As detailed by Marc Stein on Tuesday night, the NBA has completed its annual audit, which marks the end of its July moratorium and the start of the free-agent signing period. The audit gives the league a chance to count the money it has earned and set the values of the salary cap, luxury tax and minimum team salary for the upcoming season.
The audit also determines the tax amounts for the just-completed season, with the Lakers leading the way at $29.3 million to cap off a season that, by their standards, falls somewhere on the spectrum between “disappointing” and “disastrous.”
2012-13 was the final season in which a team pays a dollar in tax for each dollar it exceeds the tax threshold -- a time that soon will come to be known as “the good ol’ days.” Starting next season, the base rate kicks up by 50 percent to $1.50 for each dollar a team is over the tax line. And that’s just for the first $5 million. A team that is more than $5 million over the tax line pays $1.75 on every dollar above $5 million. It gets worse from there. A team more than $10 million over the tax line pays $2.50 per dollar, and a team more than $15 million over the line pays $3.25, with the rate continuing to climb by 50 cents on the dollar for each additional $5 million.
It’s enough to make even the richest teams take notice. For example, the Lakers’ $29.3 million tax bill would equate to a little over $82 million under the new system.
Then there’s the repeater tax, which comes into play in 2015. A team that paid the tax in every year from 2012 to 2015 gets an extra dollar tacked on to its progressive rate. $1.50 becomes $2.50, $1.75 becomes $2.75, etc. A team like the Lakers that is $29.3 million over the tax line would pay $111.3 million as a repeater.
Luckily, teams have another season to prepare for that eventuality. Starting in 2016, the repeater rate applies to any team that was a taxpayer in any three of the previous four seasons.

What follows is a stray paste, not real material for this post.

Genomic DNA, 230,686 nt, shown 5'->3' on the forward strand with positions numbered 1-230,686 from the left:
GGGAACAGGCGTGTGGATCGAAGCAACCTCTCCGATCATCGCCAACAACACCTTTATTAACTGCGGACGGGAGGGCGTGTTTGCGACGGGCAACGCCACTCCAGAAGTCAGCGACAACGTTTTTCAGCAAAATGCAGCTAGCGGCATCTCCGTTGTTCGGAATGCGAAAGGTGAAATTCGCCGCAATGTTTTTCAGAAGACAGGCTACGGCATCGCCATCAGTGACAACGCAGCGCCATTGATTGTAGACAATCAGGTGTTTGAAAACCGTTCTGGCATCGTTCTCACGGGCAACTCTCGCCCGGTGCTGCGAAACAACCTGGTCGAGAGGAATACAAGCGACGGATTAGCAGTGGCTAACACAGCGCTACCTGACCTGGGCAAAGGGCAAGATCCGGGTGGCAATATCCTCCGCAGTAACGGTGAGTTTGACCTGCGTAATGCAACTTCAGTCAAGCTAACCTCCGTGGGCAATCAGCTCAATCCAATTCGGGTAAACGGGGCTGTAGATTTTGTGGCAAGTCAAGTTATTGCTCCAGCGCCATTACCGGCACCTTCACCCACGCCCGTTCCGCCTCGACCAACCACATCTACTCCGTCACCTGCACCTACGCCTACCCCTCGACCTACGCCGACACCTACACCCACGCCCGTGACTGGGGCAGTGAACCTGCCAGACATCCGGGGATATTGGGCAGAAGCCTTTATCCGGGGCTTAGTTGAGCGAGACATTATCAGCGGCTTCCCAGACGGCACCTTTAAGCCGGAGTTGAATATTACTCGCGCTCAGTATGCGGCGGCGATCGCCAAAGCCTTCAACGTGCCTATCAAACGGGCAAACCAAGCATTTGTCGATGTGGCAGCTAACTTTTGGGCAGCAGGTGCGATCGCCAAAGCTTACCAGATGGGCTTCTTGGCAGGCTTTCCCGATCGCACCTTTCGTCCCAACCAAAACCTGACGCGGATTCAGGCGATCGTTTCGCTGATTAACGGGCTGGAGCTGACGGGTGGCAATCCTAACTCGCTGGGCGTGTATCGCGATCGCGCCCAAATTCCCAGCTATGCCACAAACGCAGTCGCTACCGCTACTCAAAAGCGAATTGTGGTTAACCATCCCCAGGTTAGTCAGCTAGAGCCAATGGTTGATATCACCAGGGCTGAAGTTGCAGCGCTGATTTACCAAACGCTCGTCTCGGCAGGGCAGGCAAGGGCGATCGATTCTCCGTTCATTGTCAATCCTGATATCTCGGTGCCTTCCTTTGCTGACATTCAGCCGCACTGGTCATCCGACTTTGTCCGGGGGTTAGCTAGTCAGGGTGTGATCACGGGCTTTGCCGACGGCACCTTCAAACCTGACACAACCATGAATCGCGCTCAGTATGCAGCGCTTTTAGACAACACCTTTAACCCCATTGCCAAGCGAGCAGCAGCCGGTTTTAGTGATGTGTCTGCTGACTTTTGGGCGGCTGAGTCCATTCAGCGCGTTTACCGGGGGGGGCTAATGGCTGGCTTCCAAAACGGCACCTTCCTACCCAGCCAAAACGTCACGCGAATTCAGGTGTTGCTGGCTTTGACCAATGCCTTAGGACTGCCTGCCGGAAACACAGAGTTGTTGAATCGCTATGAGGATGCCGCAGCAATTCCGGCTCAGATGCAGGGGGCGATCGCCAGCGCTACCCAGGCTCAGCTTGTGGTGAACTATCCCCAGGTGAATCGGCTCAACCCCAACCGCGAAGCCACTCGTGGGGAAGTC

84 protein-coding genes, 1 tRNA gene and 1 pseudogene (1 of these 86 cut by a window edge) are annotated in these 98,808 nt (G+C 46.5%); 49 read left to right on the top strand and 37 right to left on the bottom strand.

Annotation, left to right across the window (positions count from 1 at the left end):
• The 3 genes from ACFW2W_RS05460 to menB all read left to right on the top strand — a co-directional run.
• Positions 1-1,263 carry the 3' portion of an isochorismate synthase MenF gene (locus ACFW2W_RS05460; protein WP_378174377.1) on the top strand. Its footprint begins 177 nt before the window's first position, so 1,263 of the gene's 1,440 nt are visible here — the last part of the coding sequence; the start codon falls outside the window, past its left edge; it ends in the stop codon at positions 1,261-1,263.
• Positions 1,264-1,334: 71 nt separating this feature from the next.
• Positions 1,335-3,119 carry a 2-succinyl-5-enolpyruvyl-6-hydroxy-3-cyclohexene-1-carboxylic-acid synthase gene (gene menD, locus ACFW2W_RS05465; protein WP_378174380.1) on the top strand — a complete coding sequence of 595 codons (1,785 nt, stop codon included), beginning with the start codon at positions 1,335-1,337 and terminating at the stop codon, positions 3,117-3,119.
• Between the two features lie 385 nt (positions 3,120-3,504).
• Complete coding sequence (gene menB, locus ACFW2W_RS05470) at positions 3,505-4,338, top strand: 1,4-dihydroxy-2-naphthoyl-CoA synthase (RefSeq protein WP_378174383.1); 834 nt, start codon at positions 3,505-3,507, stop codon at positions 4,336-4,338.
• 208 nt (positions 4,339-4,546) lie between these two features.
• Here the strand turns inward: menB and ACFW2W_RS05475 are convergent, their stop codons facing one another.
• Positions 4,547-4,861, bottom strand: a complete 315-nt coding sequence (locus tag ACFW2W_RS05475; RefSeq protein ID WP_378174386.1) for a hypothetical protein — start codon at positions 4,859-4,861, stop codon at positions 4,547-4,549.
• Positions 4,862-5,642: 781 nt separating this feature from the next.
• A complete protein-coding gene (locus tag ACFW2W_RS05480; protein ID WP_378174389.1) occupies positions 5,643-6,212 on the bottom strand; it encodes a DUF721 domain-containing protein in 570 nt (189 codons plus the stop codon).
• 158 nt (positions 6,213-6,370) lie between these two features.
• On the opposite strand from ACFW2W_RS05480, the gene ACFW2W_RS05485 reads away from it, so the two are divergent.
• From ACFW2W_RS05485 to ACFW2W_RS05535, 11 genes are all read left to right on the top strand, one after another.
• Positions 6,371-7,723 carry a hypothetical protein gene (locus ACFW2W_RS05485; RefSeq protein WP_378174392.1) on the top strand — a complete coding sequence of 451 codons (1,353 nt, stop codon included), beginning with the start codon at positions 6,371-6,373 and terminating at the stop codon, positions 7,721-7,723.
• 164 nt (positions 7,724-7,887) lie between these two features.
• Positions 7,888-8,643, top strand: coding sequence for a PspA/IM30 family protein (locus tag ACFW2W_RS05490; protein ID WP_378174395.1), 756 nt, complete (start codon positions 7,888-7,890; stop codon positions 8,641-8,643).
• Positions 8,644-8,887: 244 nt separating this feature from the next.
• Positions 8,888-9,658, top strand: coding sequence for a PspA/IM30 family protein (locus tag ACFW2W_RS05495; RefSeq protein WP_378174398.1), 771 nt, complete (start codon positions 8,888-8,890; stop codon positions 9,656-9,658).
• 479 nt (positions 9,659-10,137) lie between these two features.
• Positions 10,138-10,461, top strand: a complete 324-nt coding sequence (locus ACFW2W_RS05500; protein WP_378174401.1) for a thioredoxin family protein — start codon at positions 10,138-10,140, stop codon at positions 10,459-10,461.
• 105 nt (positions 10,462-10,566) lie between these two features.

Now that the tax results are in, here are a few additional observations:
To be a repeater in 2015, a team must be a taxpayer in every season from 2012 to 2015. The only teams that are in danger -- i.e., having paid the tax in 2012 and 2013 -- are the Celtics, Heat and Lakers.
The luxury tax has been in existence since 2002 but wasn’t applied in 2002 or 2005 because conditions weren’t met that would have triggered the tax league-wide. This rule existed only in the 1999 collective bargaining agreement; starting with the 2005 agreement, the tax is always in effect.
No team has paid the tax in every season in which it was applied. The Dallas Mavericks came the closest, paying the tax in every season prior to 2012-13. Other frequent taxpayers are the Lakers (eight times), Knicks (eight) and Celtics (six).
The Lakers’ $29.3 million tax bill is only the fifth largest ever paid. The honor of the biggest tax bill in a single season goes to the Portland Trail Blazers, with $52 million paid in 2003. Other large tax bills were paid by the Knicks, with $45.1 million in 2007, $39.9 million in 2004 and $37.2 million in 2006. It is worth noting that only two of these teams (the 2013 Lakers and 2003 Blazers) made the playoffs, and neither made it past the first round. So much for the idea of buying a championship.
Collectively, the team paying the most tax all-time is the Knicks with $205.2 million. After that comes the Mavericks ($150.4 million), Lakers ($113.9 million) and Trail Blazers ($89 million).
On the other end of the spectrum, six teams have managed to avoid the tax in every year of its existence: the Bobcats, Warriors, Clippers, Pelicans, Sonics/Thunder and Wizards. Since tax revenues usually are distributed to the non-taxpaying teams, these teams each collected a total of $29.3 million over the years from their brethren.
Chicago was a taxpayer for the first time this season. Houston and Milwaukee also paid the tax only once –- in 2011 and 2003, respectively.
Most teams end up paying the tax in some years and collecting tax proceeds from the league in other years. In terms of net dollars paid over the years, the Knicks lead the way at $202.9 million. Next come the Mavericks ($148.9 million), Lakers ($109.6 million) and Trail Blazers ($76.4 million).
Other teams that have spent more money than they have received in luxury tax: the Celtics, Nets, Cavaliers, Nuggets, Heat, Timberwolves, Magic and Kings.
The teams that have received more luxury tax money than they have spent are the Hawks, Bobcats, Bulls, Pistons, Warriors, Rockets, Pacers, Clippers, Grizzlies, Bucks, Pelicans, Thunder, Suns, Spurs, Raptors, Jazz and Wizards.
Philadelphia has broken even, spending a total of $17.9 million in 2003 and 2004 and receiving an equal amount (to the nearest $100,000) in the remaining years.
League-wide, teams have paid a total of $924.3 million into the luxury tax system over the years. Of this amount, $284.6 million was used for “league purposes,” such as funding revenue sharing. The remaining $639.7 million was distributed to non-taxpaying teams.